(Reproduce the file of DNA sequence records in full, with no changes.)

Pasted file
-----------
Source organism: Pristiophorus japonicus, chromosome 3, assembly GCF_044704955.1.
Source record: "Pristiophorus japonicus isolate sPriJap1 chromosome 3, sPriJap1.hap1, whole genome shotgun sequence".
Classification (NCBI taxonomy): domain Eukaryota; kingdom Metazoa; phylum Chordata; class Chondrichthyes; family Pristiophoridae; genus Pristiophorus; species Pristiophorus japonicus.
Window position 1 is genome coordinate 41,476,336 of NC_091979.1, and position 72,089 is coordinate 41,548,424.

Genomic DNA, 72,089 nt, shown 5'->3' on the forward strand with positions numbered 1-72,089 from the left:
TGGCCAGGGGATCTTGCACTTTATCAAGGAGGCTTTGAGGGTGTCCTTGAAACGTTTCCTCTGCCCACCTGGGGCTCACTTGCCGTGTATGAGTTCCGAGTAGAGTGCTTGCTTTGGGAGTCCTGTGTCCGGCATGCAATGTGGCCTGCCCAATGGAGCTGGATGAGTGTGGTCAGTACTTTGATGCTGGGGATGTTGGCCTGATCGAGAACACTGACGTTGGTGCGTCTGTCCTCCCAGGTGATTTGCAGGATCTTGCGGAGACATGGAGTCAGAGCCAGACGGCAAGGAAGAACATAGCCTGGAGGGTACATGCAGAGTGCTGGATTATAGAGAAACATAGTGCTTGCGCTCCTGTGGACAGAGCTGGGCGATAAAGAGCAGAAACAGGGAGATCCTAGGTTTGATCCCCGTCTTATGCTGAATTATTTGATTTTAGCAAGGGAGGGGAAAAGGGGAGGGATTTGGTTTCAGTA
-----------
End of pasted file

Source organism: Pristiophorus japonicus, chromosome 3, assembly GCF_044704955.1.
Source record: "Pristiophorus japonicus isolate sPriJap1 chromosome 3, sPriJap1.hap1, whole genome shotgun sequence".
Classification (NCBI taxonomy): domain Eukaryota; kingdom Metazoa; phylum Chordata; class Chondrichthyes; family Pristiophoridae; genus Pristiophorus; species Pristiophorus japonicus.
Window position 1 is genome coordinate 41,476,336 of NC_091979.1, and position 72,089 is coordinate 41,548,424.

Genomic DNA, 72,089 nt, shown 5'->3' on the forward strand with positions numbered 1-72,089 from the left:
TGGCCAGGGGATCTTGCACTTTATCAAGGAGGCTTTGAGGGTGTCCTTGAAACGTTTCCTCTGCCCACCTGGGGCTCACTTGCCGTGTATGAGTTCCGAGTAGAGTGCTTGCTTTGGGAGTCCTGTGTCCGGCATGCAATGTGGCCTGCCCAATGGAGCTGGATGAGTGTGGTCAGTACTTTGATGCTGGGGATGTTGGCCTGATCGAGAACACTGACGTTGGTGCGTCTGTCCTCCCAGGTGATTTGCAGGATCTTGCGGAGACATGGAGTCAGAGCCAGACGGCAAGGAAGAACATAGCCTGGAGGGTACATGCAGAGTGCTGGATTATAGAGAAACATAGTGCTTGCGCTCCTGTGGACAGAGCTGGGCGATAAAGAGCAGAAACAGGGAGATCCTAGGTTTGATCCCCGTCTTATGCTGAATTATTTGATTTTAGCAAGGGAGGGGAAAAGGGGAGGGATTTGGTTTCAGTA